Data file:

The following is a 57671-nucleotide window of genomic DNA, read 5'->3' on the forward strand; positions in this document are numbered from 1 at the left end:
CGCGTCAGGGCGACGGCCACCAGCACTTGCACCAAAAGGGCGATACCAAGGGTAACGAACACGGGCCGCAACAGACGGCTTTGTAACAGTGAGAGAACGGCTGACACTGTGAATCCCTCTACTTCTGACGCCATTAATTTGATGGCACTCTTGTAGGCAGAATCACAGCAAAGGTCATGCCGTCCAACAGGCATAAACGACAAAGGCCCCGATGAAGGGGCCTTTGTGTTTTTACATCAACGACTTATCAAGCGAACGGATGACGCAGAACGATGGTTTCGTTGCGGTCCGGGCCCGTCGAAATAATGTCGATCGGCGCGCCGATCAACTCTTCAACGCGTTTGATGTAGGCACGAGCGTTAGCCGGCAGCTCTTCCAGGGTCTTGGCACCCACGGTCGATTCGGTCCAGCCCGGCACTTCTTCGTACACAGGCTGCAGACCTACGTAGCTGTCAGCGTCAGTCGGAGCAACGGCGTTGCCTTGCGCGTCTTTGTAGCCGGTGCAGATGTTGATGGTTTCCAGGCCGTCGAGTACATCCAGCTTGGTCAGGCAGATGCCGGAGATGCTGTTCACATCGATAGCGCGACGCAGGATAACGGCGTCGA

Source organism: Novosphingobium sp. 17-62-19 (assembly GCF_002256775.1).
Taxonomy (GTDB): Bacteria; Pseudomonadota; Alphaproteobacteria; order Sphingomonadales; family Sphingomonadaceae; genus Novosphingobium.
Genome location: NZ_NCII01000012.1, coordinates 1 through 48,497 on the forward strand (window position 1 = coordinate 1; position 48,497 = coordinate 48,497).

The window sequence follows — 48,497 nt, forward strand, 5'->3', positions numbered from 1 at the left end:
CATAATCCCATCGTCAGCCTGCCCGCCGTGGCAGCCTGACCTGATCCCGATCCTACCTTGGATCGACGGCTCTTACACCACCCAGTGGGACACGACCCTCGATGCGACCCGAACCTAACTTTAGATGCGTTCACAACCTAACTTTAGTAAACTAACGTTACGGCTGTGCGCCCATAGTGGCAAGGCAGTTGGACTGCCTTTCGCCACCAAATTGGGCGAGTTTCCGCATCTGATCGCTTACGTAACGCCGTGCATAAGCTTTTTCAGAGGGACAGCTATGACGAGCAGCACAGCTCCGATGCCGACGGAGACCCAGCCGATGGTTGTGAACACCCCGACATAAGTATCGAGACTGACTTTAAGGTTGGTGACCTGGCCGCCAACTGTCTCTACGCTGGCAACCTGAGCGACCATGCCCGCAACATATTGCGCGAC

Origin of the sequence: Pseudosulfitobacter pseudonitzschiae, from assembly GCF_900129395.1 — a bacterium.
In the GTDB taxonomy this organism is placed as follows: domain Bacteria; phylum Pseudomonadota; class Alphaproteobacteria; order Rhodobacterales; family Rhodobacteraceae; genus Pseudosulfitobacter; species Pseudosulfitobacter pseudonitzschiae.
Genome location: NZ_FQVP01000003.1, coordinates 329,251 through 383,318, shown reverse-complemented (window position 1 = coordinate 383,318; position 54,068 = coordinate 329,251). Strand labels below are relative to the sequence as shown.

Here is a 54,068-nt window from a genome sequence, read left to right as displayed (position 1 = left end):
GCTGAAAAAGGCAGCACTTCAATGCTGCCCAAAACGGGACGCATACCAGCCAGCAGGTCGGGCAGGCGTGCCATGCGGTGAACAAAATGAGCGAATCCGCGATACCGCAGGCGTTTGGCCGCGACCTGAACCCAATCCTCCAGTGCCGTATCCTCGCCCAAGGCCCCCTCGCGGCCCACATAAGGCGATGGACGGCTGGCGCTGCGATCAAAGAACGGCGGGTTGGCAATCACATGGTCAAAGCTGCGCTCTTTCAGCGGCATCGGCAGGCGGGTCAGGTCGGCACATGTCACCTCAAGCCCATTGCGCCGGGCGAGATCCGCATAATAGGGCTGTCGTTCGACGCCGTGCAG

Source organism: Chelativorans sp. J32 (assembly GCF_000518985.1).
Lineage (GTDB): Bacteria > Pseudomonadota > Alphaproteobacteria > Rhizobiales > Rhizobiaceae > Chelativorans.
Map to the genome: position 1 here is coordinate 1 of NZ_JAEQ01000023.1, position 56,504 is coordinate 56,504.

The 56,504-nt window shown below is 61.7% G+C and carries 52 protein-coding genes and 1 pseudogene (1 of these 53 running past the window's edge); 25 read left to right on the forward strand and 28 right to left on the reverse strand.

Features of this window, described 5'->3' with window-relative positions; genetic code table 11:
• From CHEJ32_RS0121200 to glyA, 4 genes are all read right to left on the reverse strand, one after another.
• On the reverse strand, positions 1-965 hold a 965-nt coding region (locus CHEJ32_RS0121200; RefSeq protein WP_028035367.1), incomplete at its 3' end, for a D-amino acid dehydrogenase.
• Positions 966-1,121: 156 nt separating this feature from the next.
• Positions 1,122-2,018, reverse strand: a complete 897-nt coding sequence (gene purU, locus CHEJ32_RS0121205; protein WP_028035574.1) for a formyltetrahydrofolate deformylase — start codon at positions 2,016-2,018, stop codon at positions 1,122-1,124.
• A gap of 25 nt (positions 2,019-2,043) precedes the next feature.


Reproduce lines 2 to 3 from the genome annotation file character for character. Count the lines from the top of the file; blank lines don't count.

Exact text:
CGCGTCAGGGCGACGGCCACCAGCACTTGCACCAAAAGGGCGATACCAAGGGTAACGAACACGGGCCGCAACAGACGGCTTTGTAACAGTGAGAGAACGGCTGACACTGTGAATCCCTCTACTTCTGACGCCATTAATTTGATGGCACTCTTGTAGGCAGAATCACAGCAAAGGTCATGCCGTCCAACAGGCATAAACGACAAAGGCCCCGATGAAGGGGCCTTTGTGTTTTTACATCAACGACTTATCAAGCGAACGGATGACGCAGAACGATGGTTTCGTTGCGGTCCGGGCCCGTCGAAATAATGTCGATCGGCGCGCCGATCAACTCTTCAACGCGTTTGATGTAGGCACGAGCGTTAGCCGGCAGCTCTTCCAGGGTCTTGGCACCCACGGTCGATTCGGTCCAGCCCGGCACTTCTTCGTACACAGGCTGCAGACCTACGTAGCTGTCAGCGTCAGTCGGAGCAACGGCGTTGCCTTGCGCGTCTTTGTAGCCGGTGCAGATGTTGATGGTTTCCAGGCCGTCGAGTACATCCAGCTTGGTCAGGCAGATGCCGGAGATGCTGTTCACATCGATAGCGCGACGCAGGATAACGGCGTCGA

Source organism: Novosphingobium sp. 17-62-19 (assembly GCF_002256775.1).